Crown Princess Victoria of Sweden and Prince Daniel of Sweden. (Stefano Guidi/Getty)
Sweden has confirmed that same-sex marriage would not prohibit a monarch or an heir to the throne from retaining their right to rule.
According to a report in Aftonbladet newspaper, marshall of the realm Fredrik Wersäll confirmed that the Swedish government would not treat the same-sex marriage of a Swedish prince or princess any differently to any other marriage.
The prince or princess must ask the government’s consent to marry to retain their place in the line of succession, but a queer royal would not have to choose between the throne or their sexual identity, it has now been confirmed.
This comes days after the Dutch prime minister Mark Rutte made a similar clarification about the Dutch royal family.
“The cabinet does not see that an heir to the throne or the king should abdicate if he or she would like to marry a partner of the same sex,” Rutte said.
However, there remains a question mark over the descendants of a hypothetical queer monarch.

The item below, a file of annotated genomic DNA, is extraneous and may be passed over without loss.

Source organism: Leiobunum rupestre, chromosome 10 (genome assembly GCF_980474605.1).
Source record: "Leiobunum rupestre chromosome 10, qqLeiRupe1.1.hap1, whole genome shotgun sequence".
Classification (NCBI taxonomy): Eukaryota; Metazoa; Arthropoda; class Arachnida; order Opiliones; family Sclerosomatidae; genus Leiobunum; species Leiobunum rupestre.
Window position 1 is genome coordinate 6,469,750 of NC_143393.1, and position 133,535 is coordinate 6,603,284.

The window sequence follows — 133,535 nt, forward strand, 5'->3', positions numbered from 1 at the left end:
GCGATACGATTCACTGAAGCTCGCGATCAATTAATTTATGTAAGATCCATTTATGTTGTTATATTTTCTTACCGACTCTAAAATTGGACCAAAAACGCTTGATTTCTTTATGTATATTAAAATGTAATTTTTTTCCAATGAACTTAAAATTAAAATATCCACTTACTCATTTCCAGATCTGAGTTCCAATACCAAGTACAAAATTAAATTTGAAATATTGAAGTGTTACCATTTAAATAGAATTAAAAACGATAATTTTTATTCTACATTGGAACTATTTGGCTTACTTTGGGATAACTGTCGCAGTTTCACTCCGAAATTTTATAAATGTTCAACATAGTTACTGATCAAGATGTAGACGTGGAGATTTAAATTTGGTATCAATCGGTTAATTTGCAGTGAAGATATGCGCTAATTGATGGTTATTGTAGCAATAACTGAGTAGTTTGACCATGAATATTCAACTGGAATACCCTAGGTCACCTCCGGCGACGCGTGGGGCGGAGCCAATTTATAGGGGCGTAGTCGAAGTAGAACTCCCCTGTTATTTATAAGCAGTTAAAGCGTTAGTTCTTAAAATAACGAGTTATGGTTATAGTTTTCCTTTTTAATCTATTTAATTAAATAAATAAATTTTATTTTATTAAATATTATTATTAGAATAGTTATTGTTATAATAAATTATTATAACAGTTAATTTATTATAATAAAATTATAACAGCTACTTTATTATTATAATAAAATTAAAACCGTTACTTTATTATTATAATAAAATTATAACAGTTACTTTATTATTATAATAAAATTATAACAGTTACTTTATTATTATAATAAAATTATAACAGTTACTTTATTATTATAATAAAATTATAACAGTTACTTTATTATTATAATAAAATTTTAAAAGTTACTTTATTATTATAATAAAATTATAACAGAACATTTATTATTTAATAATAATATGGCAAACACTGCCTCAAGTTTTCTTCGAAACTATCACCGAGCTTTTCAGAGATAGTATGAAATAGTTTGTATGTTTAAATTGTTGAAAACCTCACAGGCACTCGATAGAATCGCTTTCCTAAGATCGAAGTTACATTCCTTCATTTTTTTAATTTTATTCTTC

In both the Netherlands and Sweden, the monarch can only be succeeded by a “lawful descendant”. Rutte said it is “not appropriate to anticipate now such a consideration of the succession”, and the government would “cross the bridge” when they came to it.
“It’s very dependent on the facts and circumstances of the specific case, as you can see by looking back at how family law can change over time,” he said, referring to the recent change of absolute primogeniture, which abolished the rule which has meant males have taken precedence over older female siblings in the line of succession.
The Netherlands legalised same-sex marriage in 2001, becoming the first country in the world to do so, while Sweden legalised same-sex marriage in 2009.
Currently, Crown Princess Victoria is the heir apparent to the Swedish monarchy.